Before new pharmaceutical products can be introduced to the market, they undergo long and expensive research and development processes. At the same time, producers depend upon a fast market entry to make full use of their exclusivity during the limited patent protection timeframe. The keyword for a fast market launch is “scale-up”, meaning the transfer from laboratory to production scale. Parameters and recipes must be precisely conveyed from laboratory equipment to larger machines, always in line with Good Manufacturing Practice (GMP). Here, new simulation tools help to calculate the required process conditions and save a significant amount of time. Besides scale-up, another trend towards “scale-out” is currently to be seen, especially with small batches of targeted medicine. Manufacturing capacity is increased by copying existing manufacturing equipment and transferring it to other sites or even contract manufacturing organizations. This requires well defined processes, as well as affordable and robust equipment with a high degree of automation.
Speed is especially important for the production of generics in both pharmerging and industrialized nations. The latter are facing constantly rising cost pressure, while the pharmerging markets require affordable medication for a large population. Prerequisites are sophisticated, robust technologies with easy handling as well as short cleaning and changeover times. Biosimilars are produced in both small and large volumes. Whenever frequent product changeovers are on the agenda, pre-sterilized single-use systems offer a solution with hardly any preparation time. They combine high filling accuracy with maximum safety – and omit the need for time-consuming cleaning, sterilization and validation of product contact parts.

Continuous processing
The production of complex pharmaceuticals also focuses on cost-efficiency. A concept that favors this approach is “continuous processing”, and has already been applied in the food or chemical industry for some years. In contrast to batch production, continuous processing implies the production and processing of materials in a continuous, uninterrupted process. In spring 2015, Dr Janet Woodcock, director of the FDA’s Center of Drug Evaluation and Research, repeatedly raised the question why this method was not yet more widely used in the pharmaceutical industry3. Despite a slow development pace, the climate has changed over the past years: leading technology companies are currently working on new continuous technologies for solid pharmaceuticals, which above all aim at reducing costs and enhancing efficiency.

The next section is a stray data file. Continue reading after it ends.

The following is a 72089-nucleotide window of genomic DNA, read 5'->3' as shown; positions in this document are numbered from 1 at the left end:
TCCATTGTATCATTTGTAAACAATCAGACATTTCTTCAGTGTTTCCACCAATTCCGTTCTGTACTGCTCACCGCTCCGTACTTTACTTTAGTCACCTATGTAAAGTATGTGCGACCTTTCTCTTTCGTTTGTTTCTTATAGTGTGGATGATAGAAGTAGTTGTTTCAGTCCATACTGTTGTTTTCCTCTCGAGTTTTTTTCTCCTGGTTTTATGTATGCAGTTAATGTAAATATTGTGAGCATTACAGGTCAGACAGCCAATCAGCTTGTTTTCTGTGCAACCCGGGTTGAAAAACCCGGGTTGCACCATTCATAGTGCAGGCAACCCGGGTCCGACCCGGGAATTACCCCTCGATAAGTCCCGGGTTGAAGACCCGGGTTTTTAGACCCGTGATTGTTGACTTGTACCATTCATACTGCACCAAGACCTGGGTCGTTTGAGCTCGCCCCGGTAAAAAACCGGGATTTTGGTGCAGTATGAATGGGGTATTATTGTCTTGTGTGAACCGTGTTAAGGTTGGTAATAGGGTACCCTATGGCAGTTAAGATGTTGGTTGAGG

The highest safety for humans and products
Biologic processes are becoming more complex and guidelines stricter. The highly potent ADCs, which consist of a biologic part (the antibody), a linker and a small active molecule, are toxic to the operator. At the same time, humans also pose the greatest contamination risk to these products. The effective protection of humans and products from each other requires suitable containment technology. In the manufacture of liquid pharmaceuticals, isolators are the enclosure of choice. Vials remain the containers most frequently processed in isolators, while the use of pre-filled syringes has especially risen in Europe. The development of new pre-filled, sterile primary packaging solutions such as pre-sterilized syringes, vials or cartridges has paved the way for the development of new line concepts.
In order to protect ADCs from external influences such as oxygen, moisture or sunlight, they are mostly freeze-dried in vials after filling. During the lyophilization process, water is removed from the product after it is frozen and placed under vacuum, allowing the ice to change directly from solid to vapor without passing through a liquid phase. The substances are preserved until usage and have a much longer shelf life than their liquid counterpart. This requires a very exact integrity test of the packaging material.

New regulations are changing the pharma industry